Vanderbilt Rape Trial Jurors Say Video Evidence Decided Their Guilty Verdict

Three jurors said they broke down after seeing "horrific" video.

ByABC News
January 30, 2015, 8:04 AM

— -- Three jurors from the Vanderbilt University rape trial said the evidence that played the biggest role in deciding a guilty verdict was video that prosecutors claimed proved four former Vanderbilt football players sexually assaulted a female classmate.

"As soon as we saw the videos and photographic evidence ... we knew exactly who was guilty of what and what we were going to come back with," said juror Todd Easter. "What we knew is that a terrible crime had occurred."

The jury took just three hours Tuesday to decide Brandon Vandenburg and Cory Batey were each guilty of four counts of aggravated rape, one count of attempted aggravated rape and two counts of aggravated sexual battery. Vandenburg was also found guilty of tampering with evidence and unlawful photography after prosecutors claimed he recorded the sexual assault on his phone, shared it with friends and then tried to cover it up.

Three jurors from the trial sat down with ABC News' "20/20" for an interview the day after the verdict to talk about the case.

"We are absolutely confident in that we made the right decision for every count," said Easter, who was the juror tasked with reading the verdict for the court.

The graphic sexual assault case played out in a Nashville courtroom over 12 days, as prosecutors presented surveillance video they said showed Vandenburg carrying the victim into his dorm, accompanied by Batey and two other former players, Brandon Banks and Jaborian McKenzie. Jurors also had to watch cell phone video that prosecutors claimed Vandenburg recorded as the sexual assault went on in his dorm room.

Prosecutors said the victim, a 21-year-old former neuroscience major and dance team member at the university, was drunk and passed out when the 2013 incident occurred.

Juror Dr. Corbi Milligan told "20/20" that she was "horrified and utterly disgusted" when she watched the footage.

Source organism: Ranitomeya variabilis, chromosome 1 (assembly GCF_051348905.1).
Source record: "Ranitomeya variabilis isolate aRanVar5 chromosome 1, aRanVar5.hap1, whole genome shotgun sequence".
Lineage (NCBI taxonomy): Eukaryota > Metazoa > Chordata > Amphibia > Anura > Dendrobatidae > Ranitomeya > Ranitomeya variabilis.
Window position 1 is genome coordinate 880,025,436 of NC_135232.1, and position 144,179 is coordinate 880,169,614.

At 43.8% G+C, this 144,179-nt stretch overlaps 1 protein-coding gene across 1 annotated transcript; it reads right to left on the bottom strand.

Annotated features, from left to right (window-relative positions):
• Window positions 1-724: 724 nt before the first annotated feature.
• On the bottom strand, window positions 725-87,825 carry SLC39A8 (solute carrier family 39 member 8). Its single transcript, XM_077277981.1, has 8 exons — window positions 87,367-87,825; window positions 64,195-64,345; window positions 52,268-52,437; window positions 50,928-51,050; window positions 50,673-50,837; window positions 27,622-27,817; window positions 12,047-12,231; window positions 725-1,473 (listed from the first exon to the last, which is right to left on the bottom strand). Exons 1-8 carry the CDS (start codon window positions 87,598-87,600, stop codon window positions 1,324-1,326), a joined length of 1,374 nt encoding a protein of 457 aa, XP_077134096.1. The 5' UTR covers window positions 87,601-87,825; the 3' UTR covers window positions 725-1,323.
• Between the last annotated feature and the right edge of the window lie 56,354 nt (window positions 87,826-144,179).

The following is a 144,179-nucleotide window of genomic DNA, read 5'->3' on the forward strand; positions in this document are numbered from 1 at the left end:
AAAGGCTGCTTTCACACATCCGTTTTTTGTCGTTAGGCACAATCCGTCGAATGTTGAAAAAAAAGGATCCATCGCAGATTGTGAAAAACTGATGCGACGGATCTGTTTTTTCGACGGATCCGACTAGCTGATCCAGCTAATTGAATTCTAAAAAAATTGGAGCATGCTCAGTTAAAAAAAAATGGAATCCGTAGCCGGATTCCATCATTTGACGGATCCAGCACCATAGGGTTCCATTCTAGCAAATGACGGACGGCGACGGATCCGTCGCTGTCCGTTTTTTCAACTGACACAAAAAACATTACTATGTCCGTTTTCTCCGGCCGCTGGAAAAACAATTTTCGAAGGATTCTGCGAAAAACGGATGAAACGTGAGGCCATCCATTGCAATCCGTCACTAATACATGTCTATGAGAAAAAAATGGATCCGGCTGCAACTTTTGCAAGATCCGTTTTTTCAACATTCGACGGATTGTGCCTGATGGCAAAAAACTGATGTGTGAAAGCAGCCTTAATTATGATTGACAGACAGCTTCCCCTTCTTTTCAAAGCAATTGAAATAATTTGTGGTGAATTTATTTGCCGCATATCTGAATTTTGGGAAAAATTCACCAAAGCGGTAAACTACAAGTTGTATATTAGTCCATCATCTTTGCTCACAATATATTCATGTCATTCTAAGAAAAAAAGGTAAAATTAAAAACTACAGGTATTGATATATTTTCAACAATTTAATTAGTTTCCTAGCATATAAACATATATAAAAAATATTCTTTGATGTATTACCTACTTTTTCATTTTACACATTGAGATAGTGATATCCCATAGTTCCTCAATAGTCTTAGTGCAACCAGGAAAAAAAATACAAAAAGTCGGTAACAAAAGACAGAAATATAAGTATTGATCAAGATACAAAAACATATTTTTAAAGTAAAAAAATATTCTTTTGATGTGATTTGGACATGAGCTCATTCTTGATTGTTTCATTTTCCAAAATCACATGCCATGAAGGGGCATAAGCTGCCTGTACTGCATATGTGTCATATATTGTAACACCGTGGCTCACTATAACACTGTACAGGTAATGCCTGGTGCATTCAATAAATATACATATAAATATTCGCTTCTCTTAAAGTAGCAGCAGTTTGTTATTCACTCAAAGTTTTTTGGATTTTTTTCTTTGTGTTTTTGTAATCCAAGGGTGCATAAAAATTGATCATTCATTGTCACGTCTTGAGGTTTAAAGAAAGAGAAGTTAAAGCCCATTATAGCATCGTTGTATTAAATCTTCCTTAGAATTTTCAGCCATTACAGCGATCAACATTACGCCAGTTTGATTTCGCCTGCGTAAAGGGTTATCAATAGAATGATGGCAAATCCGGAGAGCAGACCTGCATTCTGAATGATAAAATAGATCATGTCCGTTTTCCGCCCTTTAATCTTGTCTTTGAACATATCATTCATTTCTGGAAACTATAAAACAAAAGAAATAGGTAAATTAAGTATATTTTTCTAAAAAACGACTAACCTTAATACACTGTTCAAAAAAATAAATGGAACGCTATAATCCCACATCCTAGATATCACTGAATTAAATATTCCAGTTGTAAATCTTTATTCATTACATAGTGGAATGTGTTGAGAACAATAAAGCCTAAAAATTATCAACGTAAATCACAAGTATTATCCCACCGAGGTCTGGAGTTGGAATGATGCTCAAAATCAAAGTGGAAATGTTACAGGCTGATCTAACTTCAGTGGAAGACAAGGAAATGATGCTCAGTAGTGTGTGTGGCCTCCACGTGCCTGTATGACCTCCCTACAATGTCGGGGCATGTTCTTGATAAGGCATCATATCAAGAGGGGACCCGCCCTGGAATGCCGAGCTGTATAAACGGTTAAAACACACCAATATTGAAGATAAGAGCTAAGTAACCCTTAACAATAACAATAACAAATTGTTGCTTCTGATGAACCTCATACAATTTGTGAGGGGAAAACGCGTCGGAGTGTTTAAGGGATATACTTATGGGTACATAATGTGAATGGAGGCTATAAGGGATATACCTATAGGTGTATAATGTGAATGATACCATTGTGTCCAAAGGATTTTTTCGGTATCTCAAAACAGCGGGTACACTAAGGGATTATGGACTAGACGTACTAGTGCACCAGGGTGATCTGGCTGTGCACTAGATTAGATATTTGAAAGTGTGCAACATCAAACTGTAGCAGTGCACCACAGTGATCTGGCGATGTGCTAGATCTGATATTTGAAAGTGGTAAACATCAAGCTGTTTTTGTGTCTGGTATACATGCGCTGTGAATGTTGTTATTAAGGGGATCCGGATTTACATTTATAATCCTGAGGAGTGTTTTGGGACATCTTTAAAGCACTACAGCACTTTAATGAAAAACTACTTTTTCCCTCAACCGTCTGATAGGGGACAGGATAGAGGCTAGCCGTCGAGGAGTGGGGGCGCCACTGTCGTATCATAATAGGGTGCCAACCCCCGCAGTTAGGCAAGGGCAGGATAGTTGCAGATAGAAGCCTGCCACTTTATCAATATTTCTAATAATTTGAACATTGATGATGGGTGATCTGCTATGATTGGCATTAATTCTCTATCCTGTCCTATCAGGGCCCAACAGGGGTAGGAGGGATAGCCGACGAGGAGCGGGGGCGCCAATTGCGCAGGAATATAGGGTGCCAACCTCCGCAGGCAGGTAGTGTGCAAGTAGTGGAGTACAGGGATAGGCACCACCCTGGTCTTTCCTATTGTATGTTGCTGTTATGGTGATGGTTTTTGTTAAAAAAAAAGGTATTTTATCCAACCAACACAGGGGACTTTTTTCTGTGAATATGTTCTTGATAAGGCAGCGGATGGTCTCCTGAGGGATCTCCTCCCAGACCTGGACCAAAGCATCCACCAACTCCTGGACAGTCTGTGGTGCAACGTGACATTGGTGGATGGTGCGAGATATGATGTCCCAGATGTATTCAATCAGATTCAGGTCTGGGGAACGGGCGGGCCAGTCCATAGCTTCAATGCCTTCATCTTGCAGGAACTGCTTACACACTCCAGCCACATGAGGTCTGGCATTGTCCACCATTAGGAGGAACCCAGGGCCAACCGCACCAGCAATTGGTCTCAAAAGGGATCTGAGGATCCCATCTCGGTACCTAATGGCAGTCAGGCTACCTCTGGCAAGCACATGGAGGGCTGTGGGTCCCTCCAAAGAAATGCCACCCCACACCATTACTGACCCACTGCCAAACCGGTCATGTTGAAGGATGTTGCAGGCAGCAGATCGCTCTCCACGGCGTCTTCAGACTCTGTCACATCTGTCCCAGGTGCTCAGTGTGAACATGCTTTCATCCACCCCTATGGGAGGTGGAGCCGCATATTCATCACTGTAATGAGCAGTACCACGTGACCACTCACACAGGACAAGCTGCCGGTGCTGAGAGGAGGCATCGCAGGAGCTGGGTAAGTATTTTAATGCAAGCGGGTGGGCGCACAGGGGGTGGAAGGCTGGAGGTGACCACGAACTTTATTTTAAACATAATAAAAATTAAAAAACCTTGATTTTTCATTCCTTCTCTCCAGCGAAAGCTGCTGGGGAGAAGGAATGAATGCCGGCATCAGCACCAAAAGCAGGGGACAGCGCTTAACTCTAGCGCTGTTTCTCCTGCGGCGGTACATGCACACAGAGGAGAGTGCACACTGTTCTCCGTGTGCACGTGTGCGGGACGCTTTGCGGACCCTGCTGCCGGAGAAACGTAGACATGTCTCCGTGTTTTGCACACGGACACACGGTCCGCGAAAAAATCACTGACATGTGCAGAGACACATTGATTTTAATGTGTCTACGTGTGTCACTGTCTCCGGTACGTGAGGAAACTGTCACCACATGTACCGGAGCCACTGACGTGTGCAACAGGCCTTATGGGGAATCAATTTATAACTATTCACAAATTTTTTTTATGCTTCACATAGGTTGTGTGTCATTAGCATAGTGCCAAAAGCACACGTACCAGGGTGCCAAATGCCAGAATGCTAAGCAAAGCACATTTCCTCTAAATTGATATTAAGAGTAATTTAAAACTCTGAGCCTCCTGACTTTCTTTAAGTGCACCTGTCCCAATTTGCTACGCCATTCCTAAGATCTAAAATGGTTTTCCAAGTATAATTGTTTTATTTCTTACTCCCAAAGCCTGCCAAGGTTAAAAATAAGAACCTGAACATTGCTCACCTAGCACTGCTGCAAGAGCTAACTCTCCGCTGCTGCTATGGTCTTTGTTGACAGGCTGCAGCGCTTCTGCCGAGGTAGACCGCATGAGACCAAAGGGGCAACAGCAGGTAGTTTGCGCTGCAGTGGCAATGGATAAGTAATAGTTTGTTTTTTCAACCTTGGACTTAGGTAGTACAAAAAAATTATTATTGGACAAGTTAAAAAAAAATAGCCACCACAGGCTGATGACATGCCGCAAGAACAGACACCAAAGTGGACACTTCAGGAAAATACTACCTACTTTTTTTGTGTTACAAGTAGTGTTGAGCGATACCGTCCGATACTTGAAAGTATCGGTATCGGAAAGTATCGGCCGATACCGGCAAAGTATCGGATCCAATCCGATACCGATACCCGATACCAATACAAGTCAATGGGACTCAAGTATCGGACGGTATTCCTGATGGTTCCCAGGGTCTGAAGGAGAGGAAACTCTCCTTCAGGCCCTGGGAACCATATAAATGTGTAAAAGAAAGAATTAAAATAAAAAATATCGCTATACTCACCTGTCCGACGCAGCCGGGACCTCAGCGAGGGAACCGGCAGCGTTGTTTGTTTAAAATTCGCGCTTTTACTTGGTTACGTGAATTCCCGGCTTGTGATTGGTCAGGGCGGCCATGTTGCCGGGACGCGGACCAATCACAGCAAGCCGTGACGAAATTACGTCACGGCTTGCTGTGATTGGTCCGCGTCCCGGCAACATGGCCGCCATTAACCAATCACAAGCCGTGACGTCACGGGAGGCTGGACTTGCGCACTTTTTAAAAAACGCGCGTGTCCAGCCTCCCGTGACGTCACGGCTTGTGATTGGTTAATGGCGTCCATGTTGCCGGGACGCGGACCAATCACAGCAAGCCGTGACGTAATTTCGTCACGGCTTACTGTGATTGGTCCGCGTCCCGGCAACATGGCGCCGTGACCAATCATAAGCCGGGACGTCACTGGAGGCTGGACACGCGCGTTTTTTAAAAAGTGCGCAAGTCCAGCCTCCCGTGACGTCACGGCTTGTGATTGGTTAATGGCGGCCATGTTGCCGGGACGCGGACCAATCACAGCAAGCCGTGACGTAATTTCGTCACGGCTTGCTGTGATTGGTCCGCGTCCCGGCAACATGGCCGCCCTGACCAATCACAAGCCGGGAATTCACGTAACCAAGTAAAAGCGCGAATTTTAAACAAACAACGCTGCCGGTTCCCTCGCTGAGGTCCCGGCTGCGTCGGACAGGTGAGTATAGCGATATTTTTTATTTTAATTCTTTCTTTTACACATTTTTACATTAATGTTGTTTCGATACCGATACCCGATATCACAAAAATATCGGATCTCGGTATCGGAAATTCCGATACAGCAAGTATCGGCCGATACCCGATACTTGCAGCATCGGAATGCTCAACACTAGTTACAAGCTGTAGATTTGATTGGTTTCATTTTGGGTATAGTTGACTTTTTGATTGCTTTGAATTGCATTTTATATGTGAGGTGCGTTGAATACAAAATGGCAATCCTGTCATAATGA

"I do hold [Vandenburg] criminally responsible for what occurred to [the victim] in that room," Milligan said. "It was horrific. ... She was horribly victimized, and as difficult as it was for us to have to render that verdict, it was justice, and it had to be done."

Another juror, Dr. Deirde Young, said the footage made her feel "awful."

"I asked myself, 'how could they do this to that young lady?'" Young added. "There can't be enough explanation to me. I don't know, I think they need to do some real soul searching. I've never experienced anything like these young men."

The defense argued the young men were not guilty of rape, but rather of making a mistake. Batey's lawyer, Worrick Robinson, claimed that college culture put his client in the situation, but the jurors said they weren't buying that argument.

"It's not a defense against a crime, and I think that's the core thing," Milligan said. "Several people, men and women, were seen on the surveillance camera and saw the victim in this state, and no one stopped to think, 'Is she going to be OK?'"

When the jury was dismissed for deliberations, Young said they all broke down in the jury room.

"Maintaining our composure -- it was difficult for all of us," Young said. "I tell you that composure crumbled when the doors closed."

Two other ex-players accused of being involved in the incident, Brandon Banks and Jaborian McKenzie, also face rape and sexual battery charges, but have not yet gone to trial. They have pleaded not guilty.